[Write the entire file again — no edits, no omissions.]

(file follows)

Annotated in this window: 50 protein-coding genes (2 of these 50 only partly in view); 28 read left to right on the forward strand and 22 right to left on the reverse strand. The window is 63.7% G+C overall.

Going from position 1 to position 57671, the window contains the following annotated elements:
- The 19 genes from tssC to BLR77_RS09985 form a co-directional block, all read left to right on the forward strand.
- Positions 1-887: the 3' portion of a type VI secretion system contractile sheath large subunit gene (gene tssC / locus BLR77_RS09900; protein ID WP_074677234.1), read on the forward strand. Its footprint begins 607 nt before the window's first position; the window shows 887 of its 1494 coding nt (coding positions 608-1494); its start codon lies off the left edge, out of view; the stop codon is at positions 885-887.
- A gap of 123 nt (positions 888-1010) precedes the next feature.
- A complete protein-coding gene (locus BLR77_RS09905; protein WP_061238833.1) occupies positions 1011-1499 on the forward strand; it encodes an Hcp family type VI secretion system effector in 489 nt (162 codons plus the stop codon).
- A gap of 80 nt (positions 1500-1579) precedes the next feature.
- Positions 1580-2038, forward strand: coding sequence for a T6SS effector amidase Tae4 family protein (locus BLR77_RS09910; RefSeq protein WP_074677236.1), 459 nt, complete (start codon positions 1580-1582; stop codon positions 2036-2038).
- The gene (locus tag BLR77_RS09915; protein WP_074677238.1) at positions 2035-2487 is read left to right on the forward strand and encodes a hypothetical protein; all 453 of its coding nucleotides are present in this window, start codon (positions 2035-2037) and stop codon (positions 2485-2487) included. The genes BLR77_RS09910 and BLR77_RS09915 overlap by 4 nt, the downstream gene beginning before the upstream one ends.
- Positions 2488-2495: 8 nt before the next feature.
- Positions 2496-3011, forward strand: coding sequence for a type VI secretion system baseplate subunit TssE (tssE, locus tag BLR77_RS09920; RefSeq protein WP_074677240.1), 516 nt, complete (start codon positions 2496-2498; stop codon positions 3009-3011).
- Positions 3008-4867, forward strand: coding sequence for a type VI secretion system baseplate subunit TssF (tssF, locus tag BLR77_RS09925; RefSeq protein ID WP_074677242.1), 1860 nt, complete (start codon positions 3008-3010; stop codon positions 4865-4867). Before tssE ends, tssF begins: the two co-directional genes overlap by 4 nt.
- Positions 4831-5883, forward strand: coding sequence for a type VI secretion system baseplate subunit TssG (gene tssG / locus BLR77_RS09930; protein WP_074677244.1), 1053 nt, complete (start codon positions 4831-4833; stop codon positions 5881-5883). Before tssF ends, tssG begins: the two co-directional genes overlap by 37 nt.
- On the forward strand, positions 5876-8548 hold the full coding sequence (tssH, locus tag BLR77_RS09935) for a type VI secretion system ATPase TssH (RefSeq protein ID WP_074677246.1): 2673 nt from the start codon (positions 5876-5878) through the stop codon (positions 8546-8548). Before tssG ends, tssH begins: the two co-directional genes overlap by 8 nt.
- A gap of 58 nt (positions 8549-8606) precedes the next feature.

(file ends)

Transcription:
Annotated in this window: 50 protein-coding genes (2 of these 50 only partly in view); 28 read left to right on the forward strand and 22 right to left on the reverse strand. The window is 63.7% G+C overall.

Going from position 1 to position 57671, the window contains the following annotated elements:
- The 19 genes from tssC to BLR77_RS09985 form a co-directional block, all read left to right on the forward strand.
- Positions 1-887: the 3' portion of a type VI secretion system contractile sheath large subunit gene (gene tssC / locus BLR77_RS09900; protein ID WP_074677234.1), read on the forward strand. Its footprint begins 607 nt before the window's first position; the window shows 887 of its 1494 coding nt (coding positions 608-1494); its start codon lies off the left edge, out of view; the stop codon is at positions 885-887.
- A gap of 123 nt (positions 888-1010) precedes the next feature.
- A complete protein-coding gene (locus BLR77_RS09905; protein WP_061238833.1) occupies positions 1011-1499 on the forward strand; it encodes an Hcp family type VI secretion system effector in 489 nt (162 codons plus the stop codon).
- A gap of 80 nt (positions 1500-1579) precedes the next feature.
- Positions 1580-2038, forward strand: coding sequence for a T6SS effector amidase Tae4 family protein (locus BLR77_RS09910; RefSeq protein WP_074677236.1), 459 nt, complete (start codon positions 1580-1582; stop codon positions 2036-2038).
- The gene (locus tag BLR77_RS09915; protein WP_074677238.1) at positions 2035-2487 is read left to right on the forward strand and encodes a hypothetical protein; all 453 of its coding nucleotides are present in this window, start codon (positions 2035-2037) and stop codon (positions 2485-2487) included. The genes BLR77_RS09910 and BLR77_RS09915 overlap by 4 nt, the downstream gene beginning before the upstream one ends.
- Positions 2488-2495: 8 nt before the next feature.
- Positions 2496-3011, forward strand: coding sequence for a type VI secretion system baseplate subunit TssE (tssE, locus tag BLR77_RS09920; RefSeq protein WP_074677240.1), 516 nt, complete (start codon positions 2496-2498; stop codon positions 3009-3011).
- Positions 3008-4867, forward strand: coding sequence for a type VI secretion system baseplate subunit TssF (tssF, locus tag BLR77_RS09925; RefSeq protein ID WP_074677242.1), 1860 nt, complete (start codon positions 3008-3010; stop codon positions 4865-4867). Before tssE ends, tssF begins: the two co-directional genes overlap by 4 nt.
- Positions 4831-5883, forward strand: coding sequence for a type VI secretion system baseplate subunit TssG (gene tssG / locus BLR77_RS09930; protein WP_074677244.1), 1053 nt, complete (start codon positions 4831-4833; stop codon positions 5881-5883). Before tssF ends, tssG begins: the two co-directional genes overlap by 37 nt.
- On the forward strand, positions 5876-8548 hold the full coding sequence (tssH, locus tag BLR77_RS09935) for a type VI secretion system ATPase TssH (RefSeq protein ID WP_074677246.1): 2673 nt from the start codon (positions 5876-5878) through the stop codon (positions 8546-8548). Before tssG ends, tssH begins: the two co-directional genes overlap by 8 nt.
- A gap of 58 nt (positions 8549-8606) precedes the next feature.